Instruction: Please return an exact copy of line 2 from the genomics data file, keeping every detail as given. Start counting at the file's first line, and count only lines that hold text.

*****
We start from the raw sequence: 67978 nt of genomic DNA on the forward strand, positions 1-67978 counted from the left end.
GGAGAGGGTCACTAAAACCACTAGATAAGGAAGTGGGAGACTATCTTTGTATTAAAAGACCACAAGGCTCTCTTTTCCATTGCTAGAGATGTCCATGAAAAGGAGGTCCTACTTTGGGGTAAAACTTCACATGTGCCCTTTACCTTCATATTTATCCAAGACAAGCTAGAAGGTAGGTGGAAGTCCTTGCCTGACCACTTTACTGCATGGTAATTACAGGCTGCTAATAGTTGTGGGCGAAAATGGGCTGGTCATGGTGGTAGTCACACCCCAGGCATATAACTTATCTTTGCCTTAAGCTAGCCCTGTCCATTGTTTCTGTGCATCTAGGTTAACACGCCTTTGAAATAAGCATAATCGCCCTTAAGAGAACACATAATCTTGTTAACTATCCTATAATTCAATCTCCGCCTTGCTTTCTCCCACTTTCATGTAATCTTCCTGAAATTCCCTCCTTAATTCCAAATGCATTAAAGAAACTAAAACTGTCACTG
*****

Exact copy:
GGAGAGGGTCACTAAAACCACTAGATAAGGAAGTGGGAGACTATCTTTGTATTAAAAGACCACAAGGCTCTCTTTTCCATTGCTAGAGATGTCCATGAAAAGGAGGTCCTACTTTGGGGTAAAACTTCACATGTGCCCTTTACCTTCATATTTATCCAAGACAAGCTAGAAGGTAGGTGGAAGTCCTTGCCTGACCACTTTACTGCATGGTAATTACAGGCTGCTAATAGTTGTGGGCGAAAATGGGCTGGTCATGGTGGTAGTCACACCCCAGGCATATAACTTATCTTTGCCTTAAGCTAGCCCTGTCCATTGTTTCTGTGCATCTAGGTTAACACGCCTTTGAAATAAGCATAATCGCCCTTAAGAGAACACATAATCTTGTTAACTATCCTATAATTCAATCTCCGCCTTGCTTTCTCCCACTTTCATGTAATCTTCCTGAAATTCCCTCCTTAATTCCAAATGCATTAAAGAAACTAAAACTGTCACTG